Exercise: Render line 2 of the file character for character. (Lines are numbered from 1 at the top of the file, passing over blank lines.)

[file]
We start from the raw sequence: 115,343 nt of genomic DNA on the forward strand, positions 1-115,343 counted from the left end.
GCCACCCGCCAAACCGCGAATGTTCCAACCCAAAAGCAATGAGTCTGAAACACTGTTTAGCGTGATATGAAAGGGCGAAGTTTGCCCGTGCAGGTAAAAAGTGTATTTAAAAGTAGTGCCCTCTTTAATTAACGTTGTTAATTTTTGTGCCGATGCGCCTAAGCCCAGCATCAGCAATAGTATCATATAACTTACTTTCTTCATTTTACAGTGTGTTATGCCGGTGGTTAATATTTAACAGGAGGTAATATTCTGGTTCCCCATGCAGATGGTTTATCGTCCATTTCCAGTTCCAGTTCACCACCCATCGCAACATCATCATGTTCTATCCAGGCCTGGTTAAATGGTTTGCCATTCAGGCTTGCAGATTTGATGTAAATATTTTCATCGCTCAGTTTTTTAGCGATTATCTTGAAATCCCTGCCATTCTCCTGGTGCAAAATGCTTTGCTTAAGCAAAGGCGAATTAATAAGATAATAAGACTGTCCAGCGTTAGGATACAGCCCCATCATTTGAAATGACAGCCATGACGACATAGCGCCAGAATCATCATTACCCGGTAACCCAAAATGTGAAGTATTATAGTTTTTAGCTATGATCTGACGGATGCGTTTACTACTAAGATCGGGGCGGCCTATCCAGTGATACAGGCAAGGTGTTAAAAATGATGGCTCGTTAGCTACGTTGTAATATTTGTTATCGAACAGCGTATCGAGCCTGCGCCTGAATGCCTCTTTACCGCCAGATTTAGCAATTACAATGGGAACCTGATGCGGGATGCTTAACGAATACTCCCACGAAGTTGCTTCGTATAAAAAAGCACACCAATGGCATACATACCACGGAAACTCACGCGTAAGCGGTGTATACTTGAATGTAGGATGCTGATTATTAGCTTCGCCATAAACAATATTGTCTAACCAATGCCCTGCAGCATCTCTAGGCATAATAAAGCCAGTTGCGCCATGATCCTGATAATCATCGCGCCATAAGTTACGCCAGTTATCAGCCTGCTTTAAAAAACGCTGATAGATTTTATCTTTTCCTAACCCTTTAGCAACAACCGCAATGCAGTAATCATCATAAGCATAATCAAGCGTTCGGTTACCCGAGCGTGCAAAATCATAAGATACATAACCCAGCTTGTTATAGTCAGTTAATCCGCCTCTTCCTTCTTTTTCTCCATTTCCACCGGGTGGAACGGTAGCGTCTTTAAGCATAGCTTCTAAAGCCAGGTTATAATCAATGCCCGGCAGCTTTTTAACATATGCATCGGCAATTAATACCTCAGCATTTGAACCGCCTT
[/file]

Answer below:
GCCACCCGCCAAACCGCGAATGTTCCAACCCAAAAGCAATGAGTCTGAAACACTGTTTAGCGTGATATGAAAGGGCGAAGTTTGCCCGTGCAGGTAAAAAGTGTATTTAAAAGTAGTGCCCTCTTTAATTAACGTTGTTAATTTTTGTGCCGATGCGCCTAAGCCCAGCATCAGCAATAGTATCATATAACTTACTTTCTTCATTTTACAGTGTGTTATGCCGGTGGTTAATATTTAACAGGAGGTAATATTCTGGTTCCCCATGCAGATGGTTTATCGTCCATTTCCAGTTCCAGTTCACCACCCATCGCAACATCATCATGTTCTATCCAGGCCTGGTTAAATGGTTTGCCATTCAGGCTTGCAGATTTGATGTAAATATTTTCATCGCTCAGTTTTTTAGCGATTATCTTGAAATCCCTGCCATTCTCCTGGTGCAAAATGCTTTGCTTAAGCAAAGGCGAATTAATAAGATAATAAGACTGTCCAGCGTTAGGATACAGCCCCATCATTTGAAATGACAGCCATGACGACATAGCGCCAGAATCATCATTACCCGGTAACCCAAAATGTGAAGTATTATAGTTTTTAGCTATGATCTGACGGATGCGTTTACTACTAAGATCGGGGCGGCCTATCCAGTGATACAGGCAAGGTGTTAAAAATGATGGCTCGTTAGCTACGTTGTAATATTTGTTATCGAACAGCGTATCGAGCCTGCGCCTGAATGCCTCTTTACCGCCAGATTTAGCAATTACAATGGGAACCTGATGCGGGATGCTTAACGAATACTCCCACGAAGTTGCTTCGTATAAAAAAGCACACCAATGGCATACATACCACGGAAACTCACGCGTAAGCGGTGTATACTTGAATGTAGGATGCTGATTATTAGCTTCGCCATAAACAATATTGTCTAACCAATGCCCTGCAGCATCTCTAGGCATAATAAAGCCAGTTGCGCCATGATCCTGATAATCATCGCGCCATAAGTTACGCCAGTTATCAGCCTGCTTTAAAAAACGCTGATAGATTTTATCTTTTCCTAACCCTTTAGCAACAACCGCAATGCAGTAATCATCATAAGCATAATCAAGCGTTCGGTTACCCGAGCGTGCAAAATCATAAGATACATAACCCAGCTTGTTATAGTCAGTTAATCCGCCTCTTCCTTCTTTTTCTCCATTTCCACCGGGTGGAACGGTAGCGTCTTTAAGCATAGCTTCTAAAGCCAGGTTATAATCAATGCCCGGCAGCTTTTTAACATATGCATCGGCAATTAATACCTCAGCATTTGAACCGCCTT